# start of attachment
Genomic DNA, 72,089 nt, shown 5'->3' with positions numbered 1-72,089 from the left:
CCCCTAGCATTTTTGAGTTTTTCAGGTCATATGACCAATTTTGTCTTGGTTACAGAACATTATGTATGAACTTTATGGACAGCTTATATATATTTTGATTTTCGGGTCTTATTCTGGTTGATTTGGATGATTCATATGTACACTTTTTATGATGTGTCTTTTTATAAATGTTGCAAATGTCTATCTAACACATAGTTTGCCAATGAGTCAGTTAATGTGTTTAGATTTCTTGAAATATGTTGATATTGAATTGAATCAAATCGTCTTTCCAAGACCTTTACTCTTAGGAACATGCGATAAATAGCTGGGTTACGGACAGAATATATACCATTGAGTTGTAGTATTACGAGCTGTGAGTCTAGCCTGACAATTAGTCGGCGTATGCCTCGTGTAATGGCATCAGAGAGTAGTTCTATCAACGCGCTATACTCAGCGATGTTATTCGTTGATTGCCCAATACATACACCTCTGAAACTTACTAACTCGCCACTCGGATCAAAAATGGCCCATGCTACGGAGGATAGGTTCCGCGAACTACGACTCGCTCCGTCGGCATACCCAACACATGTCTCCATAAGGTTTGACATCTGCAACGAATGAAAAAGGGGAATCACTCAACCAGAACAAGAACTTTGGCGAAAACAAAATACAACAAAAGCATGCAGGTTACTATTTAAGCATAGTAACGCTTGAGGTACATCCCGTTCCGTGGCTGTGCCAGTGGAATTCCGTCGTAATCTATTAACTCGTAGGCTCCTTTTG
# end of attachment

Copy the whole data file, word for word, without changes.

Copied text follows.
Genomic DNA, 72,089 nt, shown 5'->3' with positions numbered 1-72,089 from the left:
CCCCTAGCATTTTTGAGTTTTTCAGGTCATATGACCAATTTTGTCTTGGTTACAGAACATTATGTATGAACTTTATGGACAGCTTATATATATTTTGATTTTCGGGTCTTATTCTGGTTGATTTGGATGATTCATATGTACACTTTTTATGATGTGTCTTTTTATAAATGTTGCAAATGTCTATCTAACACATAGTTTGCCAATGAGTCAGTTAATGTGTTTAGATTTCTTGAAATATGTTGATATTGAATTGAATCAAATCGTCTTTCCAAGACCTTTACTCTTAGGAACATGCGATAAATAGCTGGGTTACGGACAGAATATATACCATTGAGTTGTAGTATTACGAGCTGTGAGTCTAGCCTGACAATTAGTCGGCGTATGCCTCGTGTAATGGCATCAGAGAGTAGTTCTATCAACGCGCTATACTCAGCGATGTTATTCGTTGATTGCCCAATACATACACCTCTGAAACTTACTAACTCGCCACTCGGATCAAAAATGGCCCATGCTACGGAGGATAGGTTCCGCGAACTACGACTCGCTCCGTCGGCATACCCAACACATGTCTCCATAAGGTTTGACATCTGCAACGAATGAAAAAGGGGAATCACTCAACCAGAACAAGAACTTTGGCGAAAACAAAATACAACAAAAGCATGCAGGTTACTATTTAAGCATAGTAACGCTTGAGGTACATCCCGTTCCGTGGCTGTGCCAGTGGAATTCCGTCGTAATCTATTAACTCGTAGGCTCCTTTTG